Sun sparkled on dancing waves at the Point Defiance Marina last Monday morning. Gulls swooped, and joggers ran along the path. But on the easternmost dock, a crowd was gathering of students, educators, park staff, Puyallup Tribe members and anglers, watching 25,000 Chinook salmon fry swoosh down a 50-foot-long tube into a net pen floating in the Salish Sea.
The 2022 Chinook Orca Research and Education (C.O.R.E.) Project had begun.
A unique partner collaboration between a Tribal nation, government agencies, nonprofits and fishermen, the C.O.R.E. Project has a big goal: To raise big, healthy Chinook salmon to feed the southern resident orcas that depend on them for survival. Both native Northwest species are endangered, and saving them is critical to preserving local ecosystems, Tribal treaty rights, Indigenous culture and local fishing.
The C.O.R.E. project is one of hundreds of similar Tribal and WDFW-sponsored regional salmon recovery efforts that have collectively supported struggling salmon populations.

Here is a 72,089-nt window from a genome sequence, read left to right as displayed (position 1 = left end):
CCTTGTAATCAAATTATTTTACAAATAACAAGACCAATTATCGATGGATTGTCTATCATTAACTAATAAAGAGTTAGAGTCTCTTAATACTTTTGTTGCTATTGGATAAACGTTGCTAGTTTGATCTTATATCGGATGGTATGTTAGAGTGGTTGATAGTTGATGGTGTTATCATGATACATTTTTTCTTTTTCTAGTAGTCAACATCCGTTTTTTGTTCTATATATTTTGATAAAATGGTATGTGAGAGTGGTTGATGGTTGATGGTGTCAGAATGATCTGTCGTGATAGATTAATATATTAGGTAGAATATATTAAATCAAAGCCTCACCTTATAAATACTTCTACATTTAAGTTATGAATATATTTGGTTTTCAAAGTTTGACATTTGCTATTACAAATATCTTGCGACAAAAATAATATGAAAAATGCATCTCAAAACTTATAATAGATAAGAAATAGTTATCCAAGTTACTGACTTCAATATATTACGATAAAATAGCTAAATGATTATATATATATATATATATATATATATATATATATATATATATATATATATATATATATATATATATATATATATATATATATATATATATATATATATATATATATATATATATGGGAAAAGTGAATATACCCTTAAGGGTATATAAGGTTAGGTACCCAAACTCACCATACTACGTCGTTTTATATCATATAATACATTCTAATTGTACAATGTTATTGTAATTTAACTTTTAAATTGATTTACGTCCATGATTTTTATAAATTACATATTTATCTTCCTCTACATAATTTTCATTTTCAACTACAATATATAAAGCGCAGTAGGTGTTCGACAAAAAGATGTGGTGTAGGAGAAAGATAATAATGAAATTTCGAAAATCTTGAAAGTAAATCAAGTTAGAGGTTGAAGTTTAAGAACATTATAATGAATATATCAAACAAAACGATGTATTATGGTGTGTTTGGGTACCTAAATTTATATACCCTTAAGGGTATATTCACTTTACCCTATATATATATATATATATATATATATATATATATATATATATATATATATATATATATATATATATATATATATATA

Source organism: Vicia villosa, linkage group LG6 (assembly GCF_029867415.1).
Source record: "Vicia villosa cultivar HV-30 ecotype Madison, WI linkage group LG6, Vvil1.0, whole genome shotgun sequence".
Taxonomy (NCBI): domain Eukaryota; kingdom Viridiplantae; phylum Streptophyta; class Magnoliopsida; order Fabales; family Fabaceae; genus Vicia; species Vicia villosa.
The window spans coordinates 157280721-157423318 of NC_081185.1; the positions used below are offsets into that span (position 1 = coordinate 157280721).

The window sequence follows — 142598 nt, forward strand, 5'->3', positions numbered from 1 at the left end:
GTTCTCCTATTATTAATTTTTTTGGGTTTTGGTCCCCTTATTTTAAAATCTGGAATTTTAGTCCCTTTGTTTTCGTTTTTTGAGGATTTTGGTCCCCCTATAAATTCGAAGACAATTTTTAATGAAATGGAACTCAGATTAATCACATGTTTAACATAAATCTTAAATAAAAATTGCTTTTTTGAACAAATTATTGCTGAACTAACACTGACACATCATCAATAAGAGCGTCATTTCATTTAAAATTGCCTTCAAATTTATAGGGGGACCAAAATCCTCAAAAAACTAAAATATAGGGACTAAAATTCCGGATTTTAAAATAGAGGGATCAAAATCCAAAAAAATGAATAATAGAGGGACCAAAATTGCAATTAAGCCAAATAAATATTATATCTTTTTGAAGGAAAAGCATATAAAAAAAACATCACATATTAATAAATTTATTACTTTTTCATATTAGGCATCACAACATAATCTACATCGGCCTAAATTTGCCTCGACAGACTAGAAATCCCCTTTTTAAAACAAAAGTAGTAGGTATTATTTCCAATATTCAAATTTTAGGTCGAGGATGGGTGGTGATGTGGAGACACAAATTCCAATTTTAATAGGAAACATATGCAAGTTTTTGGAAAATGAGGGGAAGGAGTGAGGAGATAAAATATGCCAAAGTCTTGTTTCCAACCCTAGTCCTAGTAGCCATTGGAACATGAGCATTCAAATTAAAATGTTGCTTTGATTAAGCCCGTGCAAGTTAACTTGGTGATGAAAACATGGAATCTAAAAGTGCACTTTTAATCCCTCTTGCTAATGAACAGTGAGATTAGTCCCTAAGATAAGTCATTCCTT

But the science and education behind the C.O.R.E. Project – and the sheer breadth of the collaboration – are what make it unique.
Partnering to Save Species
“This project is a unique partner collaboration,” explains Wayne Harmond, founder of the nonprofit Northwest Salmon Research which umbrellas the project. “It began when a group of us fishermen and outdoors folk grew increasingly concerned at dwindling salmon populations here in Puget Sound.”
Part of Governor Jay Inslee’s Southern Resident Orca Task Force, the group took seriously Inslee’s executive order to begin actions to save the critically endangered and beloved whale. They researched a new aquaculture technique coming out of southeast Alaska, where young salmon fry from hatcheries were given an intensive period of salt-water care and feeding before release, instead of the usual release into a local freshwater river to start their fresh-to-saltwater migration. The technique increased some salmon runs threefold – a game-changer for a species whose survival rate to adulthood is usually six in 3,000.
Inspired, Harmond reached out to Tacoma Public Schools’ Science and Math Institute, an innovative high school uniquely housed inside Point Defiance Park. The project fit the school’s mission of connecting students to real-world learning, and the partnership began, operating off-campus for the last couple of years and reduced during the Covid-19 pandemic.